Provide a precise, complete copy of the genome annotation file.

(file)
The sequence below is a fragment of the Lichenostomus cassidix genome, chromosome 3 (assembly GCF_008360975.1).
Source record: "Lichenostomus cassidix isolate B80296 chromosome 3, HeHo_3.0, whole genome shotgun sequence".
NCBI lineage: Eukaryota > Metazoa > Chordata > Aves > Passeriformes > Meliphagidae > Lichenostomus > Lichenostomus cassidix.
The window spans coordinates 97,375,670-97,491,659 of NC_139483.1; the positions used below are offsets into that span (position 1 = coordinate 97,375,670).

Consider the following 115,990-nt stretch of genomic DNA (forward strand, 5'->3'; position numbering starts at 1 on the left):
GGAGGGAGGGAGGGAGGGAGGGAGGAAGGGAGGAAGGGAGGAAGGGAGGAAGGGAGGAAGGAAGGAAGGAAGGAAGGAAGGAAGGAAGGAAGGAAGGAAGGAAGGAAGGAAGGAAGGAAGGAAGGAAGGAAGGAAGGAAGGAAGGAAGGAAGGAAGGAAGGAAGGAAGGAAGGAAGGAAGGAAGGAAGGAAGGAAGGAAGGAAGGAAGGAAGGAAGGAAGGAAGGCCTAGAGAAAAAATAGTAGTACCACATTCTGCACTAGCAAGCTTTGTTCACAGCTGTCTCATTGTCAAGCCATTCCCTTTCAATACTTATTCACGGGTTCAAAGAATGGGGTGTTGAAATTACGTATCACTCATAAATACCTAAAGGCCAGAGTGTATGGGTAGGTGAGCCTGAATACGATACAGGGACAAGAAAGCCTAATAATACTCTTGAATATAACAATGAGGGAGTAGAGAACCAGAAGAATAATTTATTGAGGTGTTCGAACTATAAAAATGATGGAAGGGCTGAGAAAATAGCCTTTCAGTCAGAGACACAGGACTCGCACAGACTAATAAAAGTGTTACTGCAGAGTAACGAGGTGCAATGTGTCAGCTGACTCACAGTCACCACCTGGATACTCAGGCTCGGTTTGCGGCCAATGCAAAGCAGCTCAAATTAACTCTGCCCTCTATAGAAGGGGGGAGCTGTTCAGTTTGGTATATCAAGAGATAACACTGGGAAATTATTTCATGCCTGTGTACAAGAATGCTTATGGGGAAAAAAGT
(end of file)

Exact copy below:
The sequence below is a fragment of the Lichenostomus cassidix genome, chromosome 3 (assembly GCF_008360975.1).
Source record: "Lichenostomus cassidix isolate B80296 chromosome 3, HeHo_3.0, whole genome shotgun sequence".
NCBI lineage: Eukaryota > Metazoa > Chordata > Aves > Passeriformes > Meliphagidae > Lichenostomus > Lichenostomus cassidix.
The window spans coordinates 97,375,670-97,491,659 of NC_139483.1; the positions used below are offsets into that span (position 1 = coordinate 97,375,670).

Consider the following 115,990-nt stretch of genomic DNA (forward strand, 5'->3'; position numbering starts at 1 on the left):
GGAGGGAGGGAGGGAGGGAGGGAGGAAGGGAGGAAGGGAGGAAGGGAGGAAGGGAGGAAGGAAGGAAGGAAGGAAGGAAGGAAGGAAGGAAGGAAGGAAGGAAGGAAGGAAGGAAGGAAGGAAGGAAGGAAGGAAGGAAGGAAGGAAGGAAGGAAGGAAGGAAGGAAGGAAGGAAGGAAGGAAGGAAGGAAGGAAGGAAGGAAGGAAGGAAGGAAGGAAGGAAGGCCTAGAGAAAAAATAGTAGTACCACATTCTGCACTAGCAAGCTTTGTTCACAGCTGTCTCATTGTCAAGCCATTCCCTTTCAATACTTATTCACGGGTTCAAAGAATGGGGTGTTGAAATTACGTATCACTCATAAATACCTAAAGGCCAGAGTGTATGGGTAGGTGAGCCTGAATACGATACAGGGACAAGAAAGCCTAATAATACTCTTGAATATAACAATGAGGGAGTAGAGAACCAGAAGAATAATTTATTGAGGTGTTCGAACTATAAAAATGATGGAAGGGCTGAGAAAATAGCCTTTCAGTCAGAGACACAGGACTCGCACAGACTAATAAAAGTGTTACTGCAGAGTAACGAGGTGCAATGTGTCAGCTGACTCACAGTCACCACCTGGATACTCAGGCTCGGTTTGCGGCCAATGCAAAGCAGCTCAAATTAACTCTGCCCTCTATAGAAGGGGGGAGCTGTTCAGTTTGGTATATCAAGAGATAACACTGGGAAATTATTTCATGCCTGTGTACAAGAATGCTTATGGGGAAAAAAGT